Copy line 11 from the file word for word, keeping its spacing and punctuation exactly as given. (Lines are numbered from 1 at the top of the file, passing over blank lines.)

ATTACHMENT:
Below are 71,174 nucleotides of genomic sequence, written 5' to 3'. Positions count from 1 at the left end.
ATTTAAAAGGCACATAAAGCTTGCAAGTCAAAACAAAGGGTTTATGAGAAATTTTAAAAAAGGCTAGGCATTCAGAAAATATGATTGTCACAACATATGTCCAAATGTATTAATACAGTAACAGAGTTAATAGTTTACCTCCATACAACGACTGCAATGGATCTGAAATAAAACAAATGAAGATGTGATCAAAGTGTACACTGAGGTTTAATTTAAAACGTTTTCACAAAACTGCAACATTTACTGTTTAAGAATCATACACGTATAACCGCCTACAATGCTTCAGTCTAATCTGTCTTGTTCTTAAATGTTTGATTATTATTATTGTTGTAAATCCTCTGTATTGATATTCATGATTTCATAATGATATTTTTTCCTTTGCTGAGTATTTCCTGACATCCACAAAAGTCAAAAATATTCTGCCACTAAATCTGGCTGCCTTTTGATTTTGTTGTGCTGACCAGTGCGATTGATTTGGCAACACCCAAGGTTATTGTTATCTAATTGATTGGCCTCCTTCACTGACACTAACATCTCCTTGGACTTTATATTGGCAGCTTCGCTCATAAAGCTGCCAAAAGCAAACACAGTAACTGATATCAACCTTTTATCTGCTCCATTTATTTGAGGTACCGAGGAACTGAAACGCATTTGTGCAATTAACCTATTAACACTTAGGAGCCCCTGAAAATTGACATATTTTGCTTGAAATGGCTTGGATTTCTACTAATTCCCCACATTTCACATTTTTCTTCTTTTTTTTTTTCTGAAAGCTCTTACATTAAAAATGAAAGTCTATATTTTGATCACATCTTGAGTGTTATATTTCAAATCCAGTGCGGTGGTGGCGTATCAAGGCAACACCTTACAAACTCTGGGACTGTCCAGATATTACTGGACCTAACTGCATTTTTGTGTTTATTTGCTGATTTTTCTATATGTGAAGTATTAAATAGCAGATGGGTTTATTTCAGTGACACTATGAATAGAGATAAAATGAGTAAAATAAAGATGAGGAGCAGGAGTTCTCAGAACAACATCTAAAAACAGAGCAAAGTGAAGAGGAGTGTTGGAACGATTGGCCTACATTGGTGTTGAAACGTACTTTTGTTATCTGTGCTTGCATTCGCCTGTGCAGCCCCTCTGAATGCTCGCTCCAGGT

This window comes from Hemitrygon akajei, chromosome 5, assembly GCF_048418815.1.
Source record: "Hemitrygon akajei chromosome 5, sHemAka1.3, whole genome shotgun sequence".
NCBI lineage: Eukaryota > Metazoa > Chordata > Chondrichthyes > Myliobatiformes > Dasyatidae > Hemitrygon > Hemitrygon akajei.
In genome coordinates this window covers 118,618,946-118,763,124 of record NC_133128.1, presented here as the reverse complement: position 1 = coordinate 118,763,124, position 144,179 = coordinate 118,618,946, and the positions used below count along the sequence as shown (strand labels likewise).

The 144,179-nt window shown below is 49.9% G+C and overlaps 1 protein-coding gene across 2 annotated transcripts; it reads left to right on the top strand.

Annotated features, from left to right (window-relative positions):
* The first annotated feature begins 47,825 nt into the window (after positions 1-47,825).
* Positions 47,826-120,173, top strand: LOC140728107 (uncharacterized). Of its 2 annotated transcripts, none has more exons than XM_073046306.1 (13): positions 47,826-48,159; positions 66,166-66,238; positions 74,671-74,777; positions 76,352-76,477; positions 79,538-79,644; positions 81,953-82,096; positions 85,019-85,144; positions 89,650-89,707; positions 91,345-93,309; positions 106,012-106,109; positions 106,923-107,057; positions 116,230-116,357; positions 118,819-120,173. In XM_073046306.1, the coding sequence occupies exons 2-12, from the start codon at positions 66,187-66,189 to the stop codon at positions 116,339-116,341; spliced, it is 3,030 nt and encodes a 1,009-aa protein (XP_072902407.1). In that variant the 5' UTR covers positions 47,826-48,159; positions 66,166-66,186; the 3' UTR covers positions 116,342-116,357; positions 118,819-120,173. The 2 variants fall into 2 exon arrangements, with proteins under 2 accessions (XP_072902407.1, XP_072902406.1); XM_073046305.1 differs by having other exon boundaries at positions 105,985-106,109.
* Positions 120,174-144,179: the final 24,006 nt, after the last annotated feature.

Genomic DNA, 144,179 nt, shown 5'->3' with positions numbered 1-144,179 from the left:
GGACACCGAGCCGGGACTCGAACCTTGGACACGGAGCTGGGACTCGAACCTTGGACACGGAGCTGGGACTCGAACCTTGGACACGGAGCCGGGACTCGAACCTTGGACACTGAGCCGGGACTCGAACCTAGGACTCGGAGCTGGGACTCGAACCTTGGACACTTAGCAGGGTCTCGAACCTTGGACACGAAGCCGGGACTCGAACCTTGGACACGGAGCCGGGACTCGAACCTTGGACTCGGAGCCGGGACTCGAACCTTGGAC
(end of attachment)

* Positions 120,174-144,179: the final 24,006 nt, after the last annotated feature.